Graduation Year


Document Type




Degree Granting Department


Major Professor

Clint Randles


Adolescence, iPod, MP3 Player, Music Appreciation, Phenomenology, Technology


Since the introduction of the iPod in 2001, portable music listening devices that play or stream compressed music files have steadily become the standard devices used to listen to music. Despite this, few music education researchers have investigated the role that such devices have in shaping students' music listening experiences. This dissertation is meant to fill that gap in the literature and contribute to the existing sociological and psychological literature on music listening in everyday life.

Phenomenology served as the theoretical framework for the design of the study. 10 college students from three institutions underwent iterative interviews and were asked questions developed from McCarthy and Wright's (2004) Deweyan method for investigating user experiences with technology. The questions fell into five categories: sensual, emotional, compositional, spatio-temporal, and the sense-maker. The participants' responses were digitally recorded, transcribed, and analyzed using grounded theory methods. The following four axial codes emerged from the data and were used to divide the dissertation into chapters: "Embodying the Experience," "Organizing the Experience," "Navigating Real and Virtual Spaces," and "Developing the Self."

The main finding articulated in the chapter entitled "Embodying the Experience" is that the participants located the music in their heads while listening to music on their devices using headphones or earbuds. In contrast, participants consistently reported that, when listening to music through open-air speakers, they experienced the music as being located everywhere or in their whole bodies.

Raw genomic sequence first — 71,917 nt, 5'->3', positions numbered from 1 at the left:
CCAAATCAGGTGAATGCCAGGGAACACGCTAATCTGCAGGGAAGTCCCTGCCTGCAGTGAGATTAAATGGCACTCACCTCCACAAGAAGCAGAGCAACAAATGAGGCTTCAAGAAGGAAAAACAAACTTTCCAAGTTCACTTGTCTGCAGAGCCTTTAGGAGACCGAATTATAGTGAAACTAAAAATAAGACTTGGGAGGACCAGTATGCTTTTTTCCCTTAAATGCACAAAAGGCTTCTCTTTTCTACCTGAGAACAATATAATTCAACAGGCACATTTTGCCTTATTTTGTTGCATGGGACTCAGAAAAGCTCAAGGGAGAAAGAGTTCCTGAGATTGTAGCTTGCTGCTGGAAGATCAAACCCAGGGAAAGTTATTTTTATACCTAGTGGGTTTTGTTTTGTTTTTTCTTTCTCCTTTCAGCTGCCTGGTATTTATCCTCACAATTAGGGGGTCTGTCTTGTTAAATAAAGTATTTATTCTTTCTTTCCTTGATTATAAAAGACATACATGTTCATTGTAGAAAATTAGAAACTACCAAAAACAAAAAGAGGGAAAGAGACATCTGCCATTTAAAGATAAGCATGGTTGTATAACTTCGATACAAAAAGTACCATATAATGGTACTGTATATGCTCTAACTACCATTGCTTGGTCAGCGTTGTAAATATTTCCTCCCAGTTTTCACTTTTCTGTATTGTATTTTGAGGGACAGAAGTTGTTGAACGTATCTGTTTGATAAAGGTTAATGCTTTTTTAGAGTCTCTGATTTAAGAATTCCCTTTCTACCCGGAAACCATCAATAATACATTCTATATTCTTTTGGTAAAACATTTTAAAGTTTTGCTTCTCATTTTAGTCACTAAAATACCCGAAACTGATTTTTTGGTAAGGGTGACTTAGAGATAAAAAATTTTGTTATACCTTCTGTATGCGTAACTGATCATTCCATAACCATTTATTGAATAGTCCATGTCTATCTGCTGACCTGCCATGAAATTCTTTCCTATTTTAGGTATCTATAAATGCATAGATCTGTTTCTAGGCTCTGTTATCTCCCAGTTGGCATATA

The main finding in the chapter entitled, "Organizing the Experience," is that participants exercised agency in their music listening experience by creating playlists. Typically, playlists were created by the participants to be used in conjunction with other activities such as exercising, studying, commuting, and so forth. I used these findings to develop the concept of "Integration in Consciousness" which models the participants' simultaneous engagement with the music and other activities.

In the chapter entitled "Navigating Real and Virtual Spaces," I explore how the participants simultaneously navigated the spatial aspects of the music listened to on their players and the spatial aspects of the physical spaces within which their activities naturally occurred. In doing so, I provide an example of how the participants experienced music and activities as "Integrated in Consciousness."

In chapter seven, "Developing the Self," I explore how the participants' uses of their devices reflect their development as adolescents. In addition, I propose that participants' uses of their devices may be constitutive of their adolescent development.

Finally, in chapter eight, I explore the ways in which music teachers can utilize the findings of this study in the development of their own classroom pedagogies. Among other things, I propose that music teachers can use the "Integration in Consciousness" model to help their students communicate about their music listening experiences in the classroom. In the use of this model, music teachers can tailor their pedagogies specifically for the technology rich, "post-performance" world within which they teach.